A Tiny Seed of Peace in Prison

As volunteer Leslie says, there are often several sides to a story. Sunaina, Nonviolent Communication Program Facilitator, brings her own reflection of the realization behind the experience Mariette shared here.

“I used to think I was different from everyone,” a Donovan resident in our Nonviolent Communication program told me. “I used to think that no one could understand anything about my life because they have no idea what it’s like to be me, or what goes on inside of me.”

Photo by  Jeremy Bishop  on Unsplash

Photo by Jeremy Bishop on Unsplash

For weeks, we had been talking about human needs and how they are the impetus for all of our behaviors and emotions. Because those needs exist in every human being, seeing them helps us understand each other. 

“But now I realize we are all the same,” he continued. “I don’t know why it took me so long to learn such a simple thing. But it makes total sense and it changes everything.”

“How does it change things?” I asked.

I can see parts of myself in everyone else now. I know that sounds egotistical, but it’s true. I see myself in everyone,” he said, as he pointed around the circle of men.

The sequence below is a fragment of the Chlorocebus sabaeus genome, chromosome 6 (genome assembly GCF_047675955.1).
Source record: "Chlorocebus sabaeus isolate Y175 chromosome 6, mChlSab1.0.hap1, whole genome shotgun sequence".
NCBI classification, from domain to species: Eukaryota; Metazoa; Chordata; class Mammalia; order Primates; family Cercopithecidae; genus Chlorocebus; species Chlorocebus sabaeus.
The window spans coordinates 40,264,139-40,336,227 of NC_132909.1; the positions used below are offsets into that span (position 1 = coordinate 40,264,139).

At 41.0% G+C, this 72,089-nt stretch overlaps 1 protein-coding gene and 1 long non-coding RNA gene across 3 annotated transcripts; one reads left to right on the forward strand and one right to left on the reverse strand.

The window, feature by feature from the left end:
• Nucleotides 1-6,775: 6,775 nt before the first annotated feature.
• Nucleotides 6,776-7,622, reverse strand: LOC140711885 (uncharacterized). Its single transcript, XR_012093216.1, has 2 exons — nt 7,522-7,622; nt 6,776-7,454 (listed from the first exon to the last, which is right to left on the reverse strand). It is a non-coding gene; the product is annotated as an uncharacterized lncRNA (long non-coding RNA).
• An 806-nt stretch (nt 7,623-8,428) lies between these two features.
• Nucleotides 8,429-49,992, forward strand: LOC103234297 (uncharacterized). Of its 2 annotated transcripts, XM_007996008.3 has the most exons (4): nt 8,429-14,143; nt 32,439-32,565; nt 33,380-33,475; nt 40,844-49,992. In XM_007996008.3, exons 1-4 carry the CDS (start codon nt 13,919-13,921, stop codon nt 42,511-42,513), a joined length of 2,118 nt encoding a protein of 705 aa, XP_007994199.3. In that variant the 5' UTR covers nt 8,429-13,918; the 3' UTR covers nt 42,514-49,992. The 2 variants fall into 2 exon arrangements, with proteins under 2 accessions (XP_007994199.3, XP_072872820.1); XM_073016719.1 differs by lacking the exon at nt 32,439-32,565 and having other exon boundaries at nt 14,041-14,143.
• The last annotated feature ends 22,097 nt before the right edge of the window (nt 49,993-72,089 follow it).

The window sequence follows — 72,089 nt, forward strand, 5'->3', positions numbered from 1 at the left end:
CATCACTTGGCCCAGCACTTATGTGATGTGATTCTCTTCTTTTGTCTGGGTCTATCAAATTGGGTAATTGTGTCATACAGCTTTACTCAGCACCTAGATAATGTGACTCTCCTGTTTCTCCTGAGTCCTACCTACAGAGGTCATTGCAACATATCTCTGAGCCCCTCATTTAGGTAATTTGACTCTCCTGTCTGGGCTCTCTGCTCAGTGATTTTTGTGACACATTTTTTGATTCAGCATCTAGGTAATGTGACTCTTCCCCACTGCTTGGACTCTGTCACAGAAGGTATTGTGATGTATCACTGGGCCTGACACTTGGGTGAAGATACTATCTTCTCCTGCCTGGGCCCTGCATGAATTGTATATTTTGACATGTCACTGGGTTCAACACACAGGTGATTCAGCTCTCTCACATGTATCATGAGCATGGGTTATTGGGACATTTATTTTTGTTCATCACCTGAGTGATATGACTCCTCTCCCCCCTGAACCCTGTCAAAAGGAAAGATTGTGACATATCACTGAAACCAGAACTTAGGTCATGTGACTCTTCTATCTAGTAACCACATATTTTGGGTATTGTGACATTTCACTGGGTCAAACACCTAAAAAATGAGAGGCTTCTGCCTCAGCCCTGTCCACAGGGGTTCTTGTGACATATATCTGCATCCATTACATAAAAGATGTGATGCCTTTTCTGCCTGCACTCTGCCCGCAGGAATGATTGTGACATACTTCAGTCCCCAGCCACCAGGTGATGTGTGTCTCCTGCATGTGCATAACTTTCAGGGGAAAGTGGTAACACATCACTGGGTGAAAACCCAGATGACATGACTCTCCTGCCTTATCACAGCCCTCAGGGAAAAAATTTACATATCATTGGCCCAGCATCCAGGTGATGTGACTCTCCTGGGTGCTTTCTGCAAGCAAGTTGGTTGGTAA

As this resident shared with me his realization of the unity of existence :-) I couldn’t help but wonder what an incredible breakthrough this is for anyone, let alone for a prison resident. 

I have learned that prison populations are often deeply divided among racial lines. At Donovan, the color of your skin determines the “team” you are on, and riots have broken out between racial groups on the yard, often resulting in injuries and sometimes death. 

For this person to look around a circle of residents with different skin colors and say that he sees some of himself in everyone is remarkable and awe-inspiring. It occurs to me now that I was witnessing a tiny seed of peace being planted in one of the most violent environments on earth

I can’t help but think about how our world could transform if we could all see ourselves in others, especially in those whom we are used to seeing as separate from ourselves.

Can I see my own need for self expression and understanding in someone tweeting angry political messages I do not agree with?

Can I see my own need for connection and belonging in a family member who frustratingly scolds me for missing a family gathering?

I think I can. And I am grateful to the Donovan resident for reminding me of the power of empathy to keep us connected and in a place of understanding with our brothers and sisters in this sometimes tumultuous world.

Mariette Fourmeaux